Documents uncovered by ZDNet have revealed the true scope of technology from Israeli developer Cellebrite Mobile Synchronization, which specializes in smartphone data extraction, transfer and analysis.
The leaked documents show just how much private data its smartphone forensic tool UFED, used by law enforcement, is capable of extracting from iPhones.
In a single data-extraction session, investigators were able to collect a huge array of personal data from an iPhone 5 like messages, phone calls, voicemails, images and more, including some deleted content. UFED can pull similar data from other phones, too, including Wi-Fi hotspots and cellular towers the device’s was connected to.
The image top of post shows the tool’s extraction report for an iPhone 5 running iOS 8.
After plugging the device to a machine running the tool, the officer was able to perform a logical extraction, which downloads what’s in the phone’s memory at the time.
Here’s some of the extracted data:
- Mobile phone number
- Registered Apple ID
- iPhone’s IMEI number
- Joined Wi-Fi networks
- Database files
- Call logs
- User accounts in apps
- Text messages
- Music files
- Calendars and contacts
- Geolocation from photos
- Installed apps
- .plist configuration files
- Settings and cached data
- Web bookmarks and cookies
The software can also cross-reference data from the device to build up profiles across contacts, SMS and other communications. As mentioned earlier, UFED even extracted some content that had been deleted from the device, like deleted messages and photos.
Cellebrite’s tool captures the geolocation of every photo that’s been taken.
It’s important to note that the phone’s owner didn’t set up a passcode, which has left the device entirely unencrypted and more vulnerable to Cellebrite’s hacking tool.
With that in mind, had the iPhone 5 in question been protected with a passcode, the data on the phone would have been fully encrypted and iOS would have deleted everything on the device after ten failed attempts to guess the passcode.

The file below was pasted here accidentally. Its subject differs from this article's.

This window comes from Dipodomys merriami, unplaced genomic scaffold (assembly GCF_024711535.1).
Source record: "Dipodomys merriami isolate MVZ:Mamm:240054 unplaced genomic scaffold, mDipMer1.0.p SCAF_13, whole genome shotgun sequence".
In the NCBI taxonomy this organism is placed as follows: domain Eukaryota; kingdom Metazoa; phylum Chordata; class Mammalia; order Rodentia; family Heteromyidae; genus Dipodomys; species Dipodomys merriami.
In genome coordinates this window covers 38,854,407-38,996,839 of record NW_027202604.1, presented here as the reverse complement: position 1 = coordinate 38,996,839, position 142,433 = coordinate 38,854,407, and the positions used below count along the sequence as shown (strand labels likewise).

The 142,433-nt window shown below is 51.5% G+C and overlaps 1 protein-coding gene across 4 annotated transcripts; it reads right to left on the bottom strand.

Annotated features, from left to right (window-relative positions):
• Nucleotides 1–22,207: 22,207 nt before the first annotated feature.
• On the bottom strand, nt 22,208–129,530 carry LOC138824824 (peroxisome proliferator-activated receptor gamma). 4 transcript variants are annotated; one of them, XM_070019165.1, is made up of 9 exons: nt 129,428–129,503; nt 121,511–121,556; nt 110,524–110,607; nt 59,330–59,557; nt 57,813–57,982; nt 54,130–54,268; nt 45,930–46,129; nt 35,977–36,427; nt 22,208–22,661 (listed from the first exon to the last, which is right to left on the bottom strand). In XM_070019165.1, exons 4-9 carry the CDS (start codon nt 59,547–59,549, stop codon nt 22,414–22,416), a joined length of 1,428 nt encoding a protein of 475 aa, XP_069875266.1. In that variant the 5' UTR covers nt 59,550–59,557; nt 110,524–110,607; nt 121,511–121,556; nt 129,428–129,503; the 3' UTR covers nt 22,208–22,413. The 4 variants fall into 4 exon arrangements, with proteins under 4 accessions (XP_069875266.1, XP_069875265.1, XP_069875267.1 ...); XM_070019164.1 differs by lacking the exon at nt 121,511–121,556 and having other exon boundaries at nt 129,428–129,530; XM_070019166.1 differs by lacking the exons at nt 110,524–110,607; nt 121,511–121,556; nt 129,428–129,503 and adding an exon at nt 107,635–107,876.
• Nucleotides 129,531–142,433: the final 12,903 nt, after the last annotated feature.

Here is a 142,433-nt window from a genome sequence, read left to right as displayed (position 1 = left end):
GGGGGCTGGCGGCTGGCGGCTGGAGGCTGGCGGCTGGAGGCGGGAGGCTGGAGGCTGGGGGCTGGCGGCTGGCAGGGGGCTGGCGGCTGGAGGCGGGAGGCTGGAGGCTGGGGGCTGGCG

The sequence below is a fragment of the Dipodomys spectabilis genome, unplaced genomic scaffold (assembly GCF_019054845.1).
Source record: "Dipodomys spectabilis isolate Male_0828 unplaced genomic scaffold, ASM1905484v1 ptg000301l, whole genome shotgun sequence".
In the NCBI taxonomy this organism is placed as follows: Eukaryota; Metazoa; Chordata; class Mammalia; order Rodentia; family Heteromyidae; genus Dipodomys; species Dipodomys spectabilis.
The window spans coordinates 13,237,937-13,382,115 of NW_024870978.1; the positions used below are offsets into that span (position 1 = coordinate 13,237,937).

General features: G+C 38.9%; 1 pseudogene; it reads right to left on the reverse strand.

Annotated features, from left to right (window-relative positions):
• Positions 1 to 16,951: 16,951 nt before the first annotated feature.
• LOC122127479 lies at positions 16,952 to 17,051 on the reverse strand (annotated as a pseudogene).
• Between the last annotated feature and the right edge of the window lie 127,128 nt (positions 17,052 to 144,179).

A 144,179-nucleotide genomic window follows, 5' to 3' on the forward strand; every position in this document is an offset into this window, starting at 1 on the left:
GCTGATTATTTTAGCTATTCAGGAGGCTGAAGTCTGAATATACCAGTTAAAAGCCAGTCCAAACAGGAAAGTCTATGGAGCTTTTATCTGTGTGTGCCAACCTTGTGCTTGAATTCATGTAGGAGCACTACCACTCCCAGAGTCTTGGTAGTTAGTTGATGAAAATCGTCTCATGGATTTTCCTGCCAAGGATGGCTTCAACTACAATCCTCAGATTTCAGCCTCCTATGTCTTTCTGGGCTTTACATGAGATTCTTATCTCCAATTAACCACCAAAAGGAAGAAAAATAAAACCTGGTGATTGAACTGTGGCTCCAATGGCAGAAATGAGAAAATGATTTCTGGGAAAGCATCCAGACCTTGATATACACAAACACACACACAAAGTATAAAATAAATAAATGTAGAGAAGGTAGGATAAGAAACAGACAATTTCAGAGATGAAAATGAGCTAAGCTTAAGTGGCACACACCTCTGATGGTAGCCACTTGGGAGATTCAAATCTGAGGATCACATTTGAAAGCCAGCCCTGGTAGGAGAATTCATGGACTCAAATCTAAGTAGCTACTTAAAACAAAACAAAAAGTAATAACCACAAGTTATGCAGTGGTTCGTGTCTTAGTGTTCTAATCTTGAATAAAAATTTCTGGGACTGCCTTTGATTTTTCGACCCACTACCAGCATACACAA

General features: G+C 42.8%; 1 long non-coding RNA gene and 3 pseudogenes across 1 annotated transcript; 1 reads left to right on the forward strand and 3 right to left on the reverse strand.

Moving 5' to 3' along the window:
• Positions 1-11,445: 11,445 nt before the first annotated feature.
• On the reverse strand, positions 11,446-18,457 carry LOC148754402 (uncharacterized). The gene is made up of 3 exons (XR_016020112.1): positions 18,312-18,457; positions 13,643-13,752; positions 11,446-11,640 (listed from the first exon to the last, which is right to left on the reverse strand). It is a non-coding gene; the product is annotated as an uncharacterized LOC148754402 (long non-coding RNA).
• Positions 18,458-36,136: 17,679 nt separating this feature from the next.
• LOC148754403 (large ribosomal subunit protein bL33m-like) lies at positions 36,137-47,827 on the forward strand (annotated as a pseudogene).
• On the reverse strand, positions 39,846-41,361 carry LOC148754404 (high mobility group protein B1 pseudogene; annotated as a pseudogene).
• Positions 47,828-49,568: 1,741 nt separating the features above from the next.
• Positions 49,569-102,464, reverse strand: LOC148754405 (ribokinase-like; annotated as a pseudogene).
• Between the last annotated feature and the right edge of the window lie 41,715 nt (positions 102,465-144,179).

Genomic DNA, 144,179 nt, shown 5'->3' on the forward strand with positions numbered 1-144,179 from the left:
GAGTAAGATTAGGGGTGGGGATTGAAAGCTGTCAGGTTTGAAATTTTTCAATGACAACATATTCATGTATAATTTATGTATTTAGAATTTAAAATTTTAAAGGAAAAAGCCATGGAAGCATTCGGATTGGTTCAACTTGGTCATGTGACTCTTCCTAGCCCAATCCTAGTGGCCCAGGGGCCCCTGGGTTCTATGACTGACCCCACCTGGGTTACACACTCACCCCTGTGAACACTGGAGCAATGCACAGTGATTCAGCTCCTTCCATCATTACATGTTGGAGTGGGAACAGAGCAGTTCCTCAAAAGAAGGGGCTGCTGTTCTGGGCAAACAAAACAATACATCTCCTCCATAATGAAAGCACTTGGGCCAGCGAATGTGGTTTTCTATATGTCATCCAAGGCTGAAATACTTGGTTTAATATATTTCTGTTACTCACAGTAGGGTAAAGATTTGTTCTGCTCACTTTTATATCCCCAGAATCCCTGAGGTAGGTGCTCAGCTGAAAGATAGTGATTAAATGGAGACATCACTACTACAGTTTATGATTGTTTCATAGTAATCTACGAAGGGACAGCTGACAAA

The FBI reportedly paid Cellebrite $1.3 million for UFED and apparently used it to bypass iOS’s passcode delay and automatic wipe features on the San Bernardino shooter’s iPhone 5c. Apple, naturally, wanted to learn about the exploits Cellebrite’s tool uses, but the FBI wasn’t interested in sharing that information.
Cellebrite alluded in April it might be able to bypass the passcode protection on the iPhone 6 series, but wouldn’t comment beyond that vague statement. The FBI later said Cellebrite’s forensic tools do not work on iPhone 5s and newer and Cellebrite itself has said that it’s indeed unable to crack the passcodes on iPhone 4s and later.
Investigators can see Messages content sorted chronologically.
One possible reason for that: Apple-designed processors that power iPhone 5s and newer phones feature an embedded Secure Enclave crypto-engine with its own encrypted memory and other hardware-based features aimed at strengthening security.
The Economic Times reported last month that India’s premier forensic institute, called The Forensic Science Laboratory, was buying Cellebrite’s technology to help its law enforcement agencies bypass locked iPhones.
A subsidiary of Japan’s Sun Corporation, Cellebrite was founded in 1996.